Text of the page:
cover image The Singularity

The Singularity

Balsam Karam, trans. from the Swedish by Saskia Vogel. Feminist Press, $16.95 trade paper (232p) ISBN 978-1-55861-193-1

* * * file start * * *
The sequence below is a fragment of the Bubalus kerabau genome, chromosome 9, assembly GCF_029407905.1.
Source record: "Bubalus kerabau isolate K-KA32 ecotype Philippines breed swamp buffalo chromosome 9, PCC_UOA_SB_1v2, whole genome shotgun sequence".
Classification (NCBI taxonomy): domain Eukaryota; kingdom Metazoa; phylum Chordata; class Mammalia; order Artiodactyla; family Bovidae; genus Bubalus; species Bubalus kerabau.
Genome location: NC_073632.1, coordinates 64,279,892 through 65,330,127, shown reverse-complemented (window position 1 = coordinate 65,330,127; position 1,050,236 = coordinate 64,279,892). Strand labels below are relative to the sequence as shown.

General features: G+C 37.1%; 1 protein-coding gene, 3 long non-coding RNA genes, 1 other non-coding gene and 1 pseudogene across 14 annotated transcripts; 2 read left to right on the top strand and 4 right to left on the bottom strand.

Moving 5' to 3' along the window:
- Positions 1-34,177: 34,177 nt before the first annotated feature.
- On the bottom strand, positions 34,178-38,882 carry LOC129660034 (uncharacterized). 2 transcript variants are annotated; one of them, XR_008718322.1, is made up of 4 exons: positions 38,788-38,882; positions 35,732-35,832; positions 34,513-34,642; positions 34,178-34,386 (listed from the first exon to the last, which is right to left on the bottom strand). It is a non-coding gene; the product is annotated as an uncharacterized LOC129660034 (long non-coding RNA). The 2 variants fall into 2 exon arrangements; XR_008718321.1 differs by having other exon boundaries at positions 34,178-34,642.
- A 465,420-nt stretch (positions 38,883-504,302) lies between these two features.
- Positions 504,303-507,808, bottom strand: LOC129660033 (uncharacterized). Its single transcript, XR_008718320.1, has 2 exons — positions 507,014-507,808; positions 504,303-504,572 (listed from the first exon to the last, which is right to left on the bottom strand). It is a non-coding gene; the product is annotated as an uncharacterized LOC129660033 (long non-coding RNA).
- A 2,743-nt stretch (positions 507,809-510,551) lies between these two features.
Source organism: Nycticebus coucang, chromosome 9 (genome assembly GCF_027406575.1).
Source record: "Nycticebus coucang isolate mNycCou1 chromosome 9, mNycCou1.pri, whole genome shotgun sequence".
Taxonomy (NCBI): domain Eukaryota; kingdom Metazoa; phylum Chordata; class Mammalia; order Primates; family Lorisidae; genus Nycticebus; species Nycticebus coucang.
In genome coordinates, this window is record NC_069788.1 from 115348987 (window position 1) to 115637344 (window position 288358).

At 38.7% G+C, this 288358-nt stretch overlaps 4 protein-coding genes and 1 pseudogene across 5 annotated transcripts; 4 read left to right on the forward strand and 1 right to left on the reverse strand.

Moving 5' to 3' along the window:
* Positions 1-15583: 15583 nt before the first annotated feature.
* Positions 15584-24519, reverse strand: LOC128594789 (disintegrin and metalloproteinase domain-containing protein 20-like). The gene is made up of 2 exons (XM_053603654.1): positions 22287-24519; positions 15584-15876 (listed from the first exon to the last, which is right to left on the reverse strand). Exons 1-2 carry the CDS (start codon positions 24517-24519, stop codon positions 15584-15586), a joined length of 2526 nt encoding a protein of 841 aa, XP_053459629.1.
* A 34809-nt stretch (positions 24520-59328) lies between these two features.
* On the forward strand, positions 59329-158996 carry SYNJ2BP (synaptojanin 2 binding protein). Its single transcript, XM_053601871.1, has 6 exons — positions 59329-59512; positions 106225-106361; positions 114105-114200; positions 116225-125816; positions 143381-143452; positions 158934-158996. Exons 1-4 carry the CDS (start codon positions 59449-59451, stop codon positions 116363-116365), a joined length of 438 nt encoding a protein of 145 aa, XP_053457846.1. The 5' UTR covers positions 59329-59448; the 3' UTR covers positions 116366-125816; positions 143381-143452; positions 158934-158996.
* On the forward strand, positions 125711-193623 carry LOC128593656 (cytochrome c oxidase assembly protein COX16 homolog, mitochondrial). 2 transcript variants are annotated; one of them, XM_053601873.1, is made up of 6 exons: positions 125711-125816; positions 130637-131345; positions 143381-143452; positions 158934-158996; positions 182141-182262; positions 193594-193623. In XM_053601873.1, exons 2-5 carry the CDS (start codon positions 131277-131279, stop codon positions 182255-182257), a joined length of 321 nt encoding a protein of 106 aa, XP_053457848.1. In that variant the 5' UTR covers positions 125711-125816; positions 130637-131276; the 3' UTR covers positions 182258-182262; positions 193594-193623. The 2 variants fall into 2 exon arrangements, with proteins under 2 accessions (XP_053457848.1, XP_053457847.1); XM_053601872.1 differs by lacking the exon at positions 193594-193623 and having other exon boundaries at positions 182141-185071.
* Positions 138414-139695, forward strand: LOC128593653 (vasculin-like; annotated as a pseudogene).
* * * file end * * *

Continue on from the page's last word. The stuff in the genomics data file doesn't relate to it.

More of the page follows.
In Karam’s beautiful and harrowing English-language debut, a pregnant woman witnesses another woman plummet to her death from a promenade above the sea. Both women are unnamed, as is the cosmopolitan, tourist-friendly city where the action takes place. Karam repeatedly portrays the suicidal jump from both women’s points of view, and in the process gradually reveals more about each character. The dead woman arrived in the city as a refugee from an unnamed war-torn country with her four children. She was becoming increasingly despondent in her search for her oldest daughter, 17, who worked at a nearby restaurant overlooking the water and has been missing for several weeks. The woman who bears witness to the mother’s death is from the same country and has relocated to the city to take an unspecified job. She’s pregnant, and Karam’s account of her determination to leave her home country before giving birth overlaps thematically with the dead woman’s story, especially after the witness’s baby is stillborn. The slim, subtle, and somewhat abstract narrative gestures at grand tragedy in its depiction of the indifferent metropolis as “a hole between what came to be and what could have been,” where tourists pay little mind to a refugee’s for her missing daughter. This is powerful. (Jan.)